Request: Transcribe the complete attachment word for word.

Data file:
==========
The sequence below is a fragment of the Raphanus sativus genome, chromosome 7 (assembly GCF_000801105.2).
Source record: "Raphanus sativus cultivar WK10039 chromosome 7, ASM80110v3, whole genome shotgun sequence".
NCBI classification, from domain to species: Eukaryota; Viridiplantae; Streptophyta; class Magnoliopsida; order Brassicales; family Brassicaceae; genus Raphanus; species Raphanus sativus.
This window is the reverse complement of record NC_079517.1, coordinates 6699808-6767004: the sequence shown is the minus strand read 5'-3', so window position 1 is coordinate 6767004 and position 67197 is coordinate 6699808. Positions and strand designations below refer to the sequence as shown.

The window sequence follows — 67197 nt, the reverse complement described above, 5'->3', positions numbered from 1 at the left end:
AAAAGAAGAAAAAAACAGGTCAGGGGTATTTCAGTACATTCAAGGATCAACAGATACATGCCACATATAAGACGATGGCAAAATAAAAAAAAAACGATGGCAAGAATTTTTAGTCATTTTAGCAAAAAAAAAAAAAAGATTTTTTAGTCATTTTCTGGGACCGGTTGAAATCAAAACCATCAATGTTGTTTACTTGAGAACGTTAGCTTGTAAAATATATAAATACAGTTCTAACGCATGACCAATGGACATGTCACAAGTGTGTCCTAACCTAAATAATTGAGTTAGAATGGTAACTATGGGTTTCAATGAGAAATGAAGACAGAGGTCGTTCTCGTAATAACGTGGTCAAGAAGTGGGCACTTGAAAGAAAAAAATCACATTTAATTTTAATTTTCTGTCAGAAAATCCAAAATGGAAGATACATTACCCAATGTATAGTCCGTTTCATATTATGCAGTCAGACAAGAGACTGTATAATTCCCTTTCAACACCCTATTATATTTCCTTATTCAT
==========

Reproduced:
The sequence below is a fragment of the Raphanus sativus genome, chromosome 7 (assembly GCF_000801105.2).
Source record: "Raphanus sativus cultivar WK10039 chromosome 7, ASM80110v3, whole genome shotgun sequence".
NCBI classification, from domain to species: Eukaryota; Viridiplantae; Streptophyta; class Magnoliopsida; order Brassicales; family Brassicaceae; genus Raphanus; species Raphanus sativus.
This window is the reverse complement of record NC_079517.1, coordinates 6699808-6767004: the sequence shown is the minus strand read 5'-3', so window position 1 is coordinate 6767004 and position 67197 is coordinate 6699808. Positions and strand designations below refer to the sequence as shown.

The window sequence follows — 67197 nt, the reverse complement described above, 5'->3', positions numbered from 1 at the left end:
AAAAGAAGAAAAAAACAGGTCAGGGGTATTTCAGTACATTCAAGGATCAACAGATACATGCCACATATAAGACGATGGCAAAATAAAAAAAAAACGATGGCAAGAATTTTTAGTCATTTTAGCAAAAAAAAAAAAAAGATTTTTTAGTCATTTTCTGGGACCGGTTGAAATCAAAACCATCAATGTTGTTTACTTGAGAACGTTAGCTTGTAAAATATATAAATACAGTTCTAACGCATGACCAATGGACATGTCACAAGTGTGTCCTAACCTAAATAATTGAGTTAGAATGGTAACTATGGGTTTCAATGAGAAATGAAGACAGAGGTCGTTCTCGTAATAACGTGGTCAAGAAGTGGGCACTTGAAAGAAAAAAATCACATTTAATTTTAATTTTCTGTCAGAAAATCCAAAATGGAAGATACATTACCCAATGTATAGTCCGTTTCATATTATGCAGTCAGACAAGAGACTGTATAATTCCCTTTCAACACCCTATTATATTTCCTTATTCAT